Centauri Dreams rarely looks at Mercury, the operative method being generally to focus on the outer Solar System and beyond. But a new paper out of the Planetary Science Institute in Tucson (AZ) raises the eyebrows in suggesting that parts of Mercury may once have been able to shelter prebiotic chemistry and perhaps, according to the authors, even primitive life forms. Such a finding might thus extend our ideas of ‘habitable zones’ much closer to parent stars than previously assumed.

It seems a long shot, given surface temperatures reaching 430? in the daytime and -180? at night, but the PSI work turns up interesting possibilities in some subsurface regions of Mercury. The heart of this research is found in the datasets returned by the MESSENGER (MErcury Surface Space ENvironment GEochemistry and Ranging) spacecraft. The Mercury orbiter identified numerous volatile-bearing surfaces on Mercury, with high abundances of sulfur, chlorine and potassium, and polar ice in permanently shadowed craters at the planet’s poles.

Key to the research are Mercury’s ‘chaotic’ terrains, hilly and fractured areas first seen in 1974 in the flybys of Mariner 10. The planet’s spectacular Caloris Basin is a crater about 1525 kilometers across ringed by mile-high mountains. Interestingly, numerous chaotic terrains are found directly on the other side of the planet from the Caloris Basin, leading to the theory that the impact produced them. The new paper finds that idea unconvincing. Instead, the chaotic terrains seem to have formed through gradual developments of a non-catastrophic nature. From the paper:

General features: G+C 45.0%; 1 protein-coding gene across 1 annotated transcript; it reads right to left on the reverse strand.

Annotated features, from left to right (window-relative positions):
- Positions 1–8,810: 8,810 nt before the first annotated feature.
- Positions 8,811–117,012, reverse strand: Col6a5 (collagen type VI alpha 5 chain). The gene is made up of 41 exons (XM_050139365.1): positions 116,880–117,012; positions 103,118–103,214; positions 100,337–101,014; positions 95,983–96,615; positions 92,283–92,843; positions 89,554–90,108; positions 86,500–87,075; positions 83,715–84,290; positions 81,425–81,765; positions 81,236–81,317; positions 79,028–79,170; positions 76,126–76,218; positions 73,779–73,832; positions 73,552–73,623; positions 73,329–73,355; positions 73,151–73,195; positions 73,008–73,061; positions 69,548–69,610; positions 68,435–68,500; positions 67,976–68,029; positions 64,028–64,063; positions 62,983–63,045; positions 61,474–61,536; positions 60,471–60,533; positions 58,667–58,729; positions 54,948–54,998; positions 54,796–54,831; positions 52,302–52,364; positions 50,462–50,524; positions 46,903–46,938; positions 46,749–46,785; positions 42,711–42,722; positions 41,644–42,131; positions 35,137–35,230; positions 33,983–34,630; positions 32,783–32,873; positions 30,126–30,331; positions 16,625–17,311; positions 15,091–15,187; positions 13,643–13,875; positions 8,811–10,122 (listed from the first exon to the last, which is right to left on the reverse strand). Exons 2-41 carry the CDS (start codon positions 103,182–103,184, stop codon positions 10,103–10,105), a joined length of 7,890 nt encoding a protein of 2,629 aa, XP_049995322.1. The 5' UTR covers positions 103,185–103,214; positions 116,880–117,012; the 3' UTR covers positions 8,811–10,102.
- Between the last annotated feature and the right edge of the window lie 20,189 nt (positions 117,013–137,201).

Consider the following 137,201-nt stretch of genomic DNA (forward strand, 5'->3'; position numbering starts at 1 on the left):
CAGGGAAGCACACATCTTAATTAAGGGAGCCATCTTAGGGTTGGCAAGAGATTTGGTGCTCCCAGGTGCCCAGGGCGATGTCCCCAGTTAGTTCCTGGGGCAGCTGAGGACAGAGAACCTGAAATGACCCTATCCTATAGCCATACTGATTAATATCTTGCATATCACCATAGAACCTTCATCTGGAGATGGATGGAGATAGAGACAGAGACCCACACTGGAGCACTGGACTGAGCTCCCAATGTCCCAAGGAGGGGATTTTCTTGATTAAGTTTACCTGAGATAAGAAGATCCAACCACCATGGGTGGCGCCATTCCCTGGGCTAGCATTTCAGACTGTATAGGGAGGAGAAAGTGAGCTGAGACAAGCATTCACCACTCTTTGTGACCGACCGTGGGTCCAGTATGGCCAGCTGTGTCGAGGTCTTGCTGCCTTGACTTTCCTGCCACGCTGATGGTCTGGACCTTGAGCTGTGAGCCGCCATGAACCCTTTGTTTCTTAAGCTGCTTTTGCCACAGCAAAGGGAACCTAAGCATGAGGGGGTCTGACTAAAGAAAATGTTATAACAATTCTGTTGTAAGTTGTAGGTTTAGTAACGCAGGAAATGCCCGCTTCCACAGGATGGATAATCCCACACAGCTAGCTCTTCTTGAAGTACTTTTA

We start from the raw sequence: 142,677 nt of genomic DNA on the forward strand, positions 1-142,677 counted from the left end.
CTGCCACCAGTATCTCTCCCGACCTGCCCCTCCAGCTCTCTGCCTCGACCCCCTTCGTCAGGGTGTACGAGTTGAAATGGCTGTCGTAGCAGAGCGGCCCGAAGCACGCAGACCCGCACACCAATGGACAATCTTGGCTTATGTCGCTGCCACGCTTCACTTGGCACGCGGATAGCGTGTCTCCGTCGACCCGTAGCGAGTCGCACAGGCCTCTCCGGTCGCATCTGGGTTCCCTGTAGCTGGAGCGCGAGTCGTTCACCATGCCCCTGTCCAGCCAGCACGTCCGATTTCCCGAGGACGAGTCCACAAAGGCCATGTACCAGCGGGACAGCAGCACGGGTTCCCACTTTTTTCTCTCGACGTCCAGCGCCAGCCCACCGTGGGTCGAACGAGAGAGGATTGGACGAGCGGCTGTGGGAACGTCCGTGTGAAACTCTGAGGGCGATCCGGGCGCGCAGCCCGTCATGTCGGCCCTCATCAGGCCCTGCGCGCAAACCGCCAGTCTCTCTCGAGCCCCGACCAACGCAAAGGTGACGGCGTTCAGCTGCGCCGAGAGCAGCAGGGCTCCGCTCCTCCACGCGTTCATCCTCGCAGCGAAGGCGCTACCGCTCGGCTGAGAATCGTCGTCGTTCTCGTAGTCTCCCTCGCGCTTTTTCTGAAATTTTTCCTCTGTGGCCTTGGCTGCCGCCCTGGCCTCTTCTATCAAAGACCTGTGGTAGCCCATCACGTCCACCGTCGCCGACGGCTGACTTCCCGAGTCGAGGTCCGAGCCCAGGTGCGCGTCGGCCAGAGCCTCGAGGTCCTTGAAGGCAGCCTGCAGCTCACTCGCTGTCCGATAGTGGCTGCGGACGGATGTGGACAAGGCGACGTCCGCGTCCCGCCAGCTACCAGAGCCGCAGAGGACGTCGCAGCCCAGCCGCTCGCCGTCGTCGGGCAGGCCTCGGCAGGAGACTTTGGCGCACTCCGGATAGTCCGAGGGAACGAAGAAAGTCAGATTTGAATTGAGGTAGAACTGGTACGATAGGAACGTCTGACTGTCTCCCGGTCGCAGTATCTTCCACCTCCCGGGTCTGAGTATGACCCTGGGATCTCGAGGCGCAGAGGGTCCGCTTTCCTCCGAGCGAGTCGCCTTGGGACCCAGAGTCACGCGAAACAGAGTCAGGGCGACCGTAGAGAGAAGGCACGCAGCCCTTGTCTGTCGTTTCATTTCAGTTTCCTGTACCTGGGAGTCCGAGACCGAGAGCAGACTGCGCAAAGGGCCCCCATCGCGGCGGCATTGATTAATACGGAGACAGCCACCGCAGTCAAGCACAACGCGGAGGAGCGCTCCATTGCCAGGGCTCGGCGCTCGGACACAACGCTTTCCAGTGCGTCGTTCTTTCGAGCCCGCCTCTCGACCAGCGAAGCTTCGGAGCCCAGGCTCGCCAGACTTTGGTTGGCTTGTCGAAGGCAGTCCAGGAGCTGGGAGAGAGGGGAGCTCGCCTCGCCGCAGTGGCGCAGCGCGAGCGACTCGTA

We attribute the immense volume losses, which we infer to have occurred during chaotic terrain formation… to widespread collapse associated with the devolatilization of hundreds of meters to a few kilometers of upper crustal materials. In the context of this hypothesis, we define “collapse” as encompassing elevation losses due to (1) mass wasting associated with the sublimation of surface/near-surface volatiles and (2) gravity-driven terrain disintegration over zones of deep volatile evacuation.

Image: Extent of a vast chaotic terrain (white outline) at the antipode of the Caloris basin (~5 x 105 km2). Credit: Rodriguez et al.

In other words, no impact needed. The authors note that the chaotic terrain is not geographically limited to the Caloris antipode, suggesting that the volatile-rich crust may have been global. They also find that the antipodal area experienced an active phase about 1.8 billion years ago for reasons unknown. The paper identifies large areas of surface elevation losses within the antipodal chaotic terrains, a finding the authors interpret as the result of crustal volatiles turning into gas and escaping from Mercury’s upper crust over an area of about 500,000 square kilometers.

Daniel Berman (Planetary Science Institute) is a co-author of the paper: